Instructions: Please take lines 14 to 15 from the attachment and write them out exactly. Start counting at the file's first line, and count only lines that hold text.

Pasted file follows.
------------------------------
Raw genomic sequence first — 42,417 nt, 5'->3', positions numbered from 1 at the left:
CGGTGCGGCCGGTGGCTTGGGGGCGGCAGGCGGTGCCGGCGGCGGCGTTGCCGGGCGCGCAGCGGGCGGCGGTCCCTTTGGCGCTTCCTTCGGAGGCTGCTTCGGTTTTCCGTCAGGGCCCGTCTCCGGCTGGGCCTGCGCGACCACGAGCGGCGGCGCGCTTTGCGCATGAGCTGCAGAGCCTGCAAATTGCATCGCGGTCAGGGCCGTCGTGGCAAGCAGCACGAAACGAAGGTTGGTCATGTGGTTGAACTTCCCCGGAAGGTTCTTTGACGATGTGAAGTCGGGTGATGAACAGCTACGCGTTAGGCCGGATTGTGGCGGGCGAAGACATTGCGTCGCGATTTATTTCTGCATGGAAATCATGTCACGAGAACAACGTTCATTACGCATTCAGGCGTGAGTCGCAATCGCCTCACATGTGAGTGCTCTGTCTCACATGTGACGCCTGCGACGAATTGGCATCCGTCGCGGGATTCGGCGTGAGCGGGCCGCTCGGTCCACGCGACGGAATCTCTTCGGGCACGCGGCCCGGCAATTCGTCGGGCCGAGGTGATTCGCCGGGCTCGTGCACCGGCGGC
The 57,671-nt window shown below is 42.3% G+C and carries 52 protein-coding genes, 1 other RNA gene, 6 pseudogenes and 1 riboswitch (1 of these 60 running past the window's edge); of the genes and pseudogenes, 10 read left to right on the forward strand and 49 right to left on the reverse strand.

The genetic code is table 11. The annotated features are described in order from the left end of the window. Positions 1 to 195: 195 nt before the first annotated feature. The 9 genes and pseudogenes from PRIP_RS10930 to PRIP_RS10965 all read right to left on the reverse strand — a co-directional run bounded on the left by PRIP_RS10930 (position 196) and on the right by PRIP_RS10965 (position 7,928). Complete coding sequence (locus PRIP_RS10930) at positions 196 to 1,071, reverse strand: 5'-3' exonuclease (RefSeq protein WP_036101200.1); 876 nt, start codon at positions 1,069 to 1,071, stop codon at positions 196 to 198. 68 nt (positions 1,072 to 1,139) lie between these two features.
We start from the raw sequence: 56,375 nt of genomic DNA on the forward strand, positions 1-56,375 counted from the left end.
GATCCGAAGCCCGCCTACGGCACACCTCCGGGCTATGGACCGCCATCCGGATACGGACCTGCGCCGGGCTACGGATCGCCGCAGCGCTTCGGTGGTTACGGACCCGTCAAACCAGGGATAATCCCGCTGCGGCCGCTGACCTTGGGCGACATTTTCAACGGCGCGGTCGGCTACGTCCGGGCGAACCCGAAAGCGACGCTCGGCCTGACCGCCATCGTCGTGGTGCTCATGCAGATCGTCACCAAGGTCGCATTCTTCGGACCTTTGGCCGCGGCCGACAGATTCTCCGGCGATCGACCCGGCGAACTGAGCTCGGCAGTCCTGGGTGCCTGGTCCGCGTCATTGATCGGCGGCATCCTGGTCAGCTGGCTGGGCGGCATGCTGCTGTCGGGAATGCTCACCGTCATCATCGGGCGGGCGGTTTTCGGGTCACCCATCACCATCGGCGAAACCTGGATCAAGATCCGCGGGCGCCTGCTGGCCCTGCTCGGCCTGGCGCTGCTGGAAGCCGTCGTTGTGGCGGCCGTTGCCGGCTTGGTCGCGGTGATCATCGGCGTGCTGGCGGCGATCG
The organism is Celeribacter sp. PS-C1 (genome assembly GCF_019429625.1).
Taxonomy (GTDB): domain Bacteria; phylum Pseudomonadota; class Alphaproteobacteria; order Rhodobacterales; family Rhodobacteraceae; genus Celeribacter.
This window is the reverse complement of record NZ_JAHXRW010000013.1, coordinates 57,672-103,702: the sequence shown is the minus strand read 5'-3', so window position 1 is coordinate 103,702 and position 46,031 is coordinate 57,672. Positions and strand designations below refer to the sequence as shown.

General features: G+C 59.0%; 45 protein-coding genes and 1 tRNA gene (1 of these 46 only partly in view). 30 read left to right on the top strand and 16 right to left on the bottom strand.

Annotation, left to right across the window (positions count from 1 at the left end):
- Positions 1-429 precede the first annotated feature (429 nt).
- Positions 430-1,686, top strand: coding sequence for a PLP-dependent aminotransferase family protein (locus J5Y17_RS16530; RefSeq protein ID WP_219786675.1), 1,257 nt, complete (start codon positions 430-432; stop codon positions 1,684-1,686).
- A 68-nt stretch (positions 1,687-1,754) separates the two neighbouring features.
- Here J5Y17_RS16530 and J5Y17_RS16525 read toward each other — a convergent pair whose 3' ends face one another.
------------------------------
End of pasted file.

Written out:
- A 68-nt stretch (positions 1,687-1,754) separates the two neighbouring features.
- Here J5Y17_RS16530 and J5Y17_RS16525 read toward each other — a convergent pair whose 3' ends face one another.